>38 lriley: couldn't close the deal in either Florida or Texas? As LolaWalser points out, lumping Cubans in with Mexican Hispanics is just going to get you bad results, and everyone knows that. As for Texas, I don't know what was happening at the southern tip, but as I mention above, putting one dropbox per 200 people in White Republican parts of the state, and putting one dropbox per 4.4 million people in more ethnically mixed, more liberal parts of the state might have something to do with it.

Final point democrats also take the working class for granted

That's sort of a liberal fantasy. The White working class in this nation votes Republican; the Democrats don't take them for granted. If Democrats think of the working class as a whole, they don't take them for granted.

45Earthling1
des. 31, 2020, 1:49am

Don't hijack the thread.

46kiparsky
des. 31, 2020, 2:52am

>44 prosfilaes: the Democrats have internal pressure not to be racists that the Republicans don't.

Okay, if you say so. I'm sure that you're absolutely right and taking the Black and Hispanic vote for granted will continue to work just fine forever.

47prosfilaes
Editat: des. 31, 2020, 4:38am

>46 kiparsky: I'm sure that you're absolutely right and taking the Black and Hispanic vote for granted will continue to work just fine forever.

So what you're saying is that you couldn't be arsed to read what I wrote and would rather strawman me? There are 51 Black Democratic Representatives in the House. How is voting them into office taking them for granted? I don't believe anything will stand unchanged forever, but right now, the Republicans are growing more racist, not less. In large parts of the South, as long as the Republicans have 51% of the vote, and their White base is concerned about that "urban violence", "welfare queens", etc., the Republicans have every reason to avoid working with Black communities and Black communities will in turn have little choice but to turn to the Democrats, and Black communities will elect Black Democrats.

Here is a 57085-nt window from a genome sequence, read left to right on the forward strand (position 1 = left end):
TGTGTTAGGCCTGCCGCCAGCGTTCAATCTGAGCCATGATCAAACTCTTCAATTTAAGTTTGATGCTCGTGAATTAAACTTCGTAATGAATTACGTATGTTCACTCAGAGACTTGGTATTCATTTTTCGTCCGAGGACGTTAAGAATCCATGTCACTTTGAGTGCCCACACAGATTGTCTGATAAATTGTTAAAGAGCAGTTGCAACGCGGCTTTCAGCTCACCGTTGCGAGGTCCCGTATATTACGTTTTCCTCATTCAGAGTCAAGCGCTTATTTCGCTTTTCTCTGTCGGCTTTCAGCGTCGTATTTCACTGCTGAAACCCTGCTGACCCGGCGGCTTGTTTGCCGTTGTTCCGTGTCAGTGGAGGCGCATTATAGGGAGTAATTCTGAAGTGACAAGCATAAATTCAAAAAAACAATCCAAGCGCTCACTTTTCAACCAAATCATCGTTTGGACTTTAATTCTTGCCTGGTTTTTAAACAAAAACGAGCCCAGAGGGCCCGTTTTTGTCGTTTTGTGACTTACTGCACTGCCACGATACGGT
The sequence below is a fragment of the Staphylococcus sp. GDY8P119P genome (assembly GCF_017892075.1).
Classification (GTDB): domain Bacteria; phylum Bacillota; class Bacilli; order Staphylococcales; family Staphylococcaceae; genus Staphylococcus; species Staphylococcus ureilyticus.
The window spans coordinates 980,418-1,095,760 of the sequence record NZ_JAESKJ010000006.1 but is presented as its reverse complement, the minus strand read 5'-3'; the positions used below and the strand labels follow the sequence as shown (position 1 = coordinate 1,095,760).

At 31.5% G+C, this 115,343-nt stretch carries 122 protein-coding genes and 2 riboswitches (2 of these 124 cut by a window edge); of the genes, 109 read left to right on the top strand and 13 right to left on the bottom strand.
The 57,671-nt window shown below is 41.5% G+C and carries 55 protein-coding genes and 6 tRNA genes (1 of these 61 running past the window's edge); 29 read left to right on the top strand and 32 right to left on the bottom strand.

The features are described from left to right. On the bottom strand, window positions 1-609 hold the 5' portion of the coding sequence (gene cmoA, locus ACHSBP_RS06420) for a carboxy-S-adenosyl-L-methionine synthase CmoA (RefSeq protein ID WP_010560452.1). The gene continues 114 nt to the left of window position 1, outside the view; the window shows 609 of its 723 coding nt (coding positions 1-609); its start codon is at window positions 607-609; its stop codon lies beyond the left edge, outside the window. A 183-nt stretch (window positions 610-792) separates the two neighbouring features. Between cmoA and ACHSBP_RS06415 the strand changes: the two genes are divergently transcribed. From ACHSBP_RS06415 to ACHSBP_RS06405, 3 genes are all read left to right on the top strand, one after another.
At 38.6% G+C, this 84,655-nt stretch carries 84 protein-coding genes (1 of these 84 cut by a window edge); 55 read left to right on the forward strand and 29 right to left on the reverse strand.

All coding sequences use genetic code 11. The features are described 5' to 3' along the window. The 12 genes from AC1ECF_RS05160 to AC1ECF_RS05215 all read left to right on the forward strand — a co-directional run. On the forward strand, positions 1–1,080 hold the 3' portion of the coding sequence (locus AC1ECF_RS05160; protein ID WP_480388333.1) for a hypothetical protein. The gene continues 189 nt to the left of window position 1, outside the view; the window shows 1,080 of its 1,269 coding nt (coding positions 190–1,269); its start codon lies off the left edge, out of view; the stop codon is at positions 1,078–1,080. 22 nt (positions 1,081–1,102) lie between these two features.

On the other hand, as long as only 13.4% of the population is considered Black, outside those Black communities, it behooves the Democrats to worry about its White majority over its Black minority, and all the snide comments about that won't change the basic mathematics.

As for Hispanics, what do you want? Unlike Black communities, I understand Hispanic communities are increasingly following the historical path of many other communities as just being White. In that case, spending a lot of work worrying about the Hispanic vote will be pointless as that vote won't exist as a separate component of the US electoral vote. In fact, the arguments I've read about why the very Hispanic boot of Texas shift towards Trump explain it as the rural/urban divide being stronger than the Hispanic/non-Hispanic White divide. Which means that worrying more about the Hispanic vote would just have mislead the Democrats.

I can't tell you what will happen, but I can tell you that changes will happen slowly and probably be understood only in retrospect.

48Earthling1
des. 31, 2020, 9:15am

Put your racism in a different thread.

49kiparsky
des. 31, 2020, 1:16pm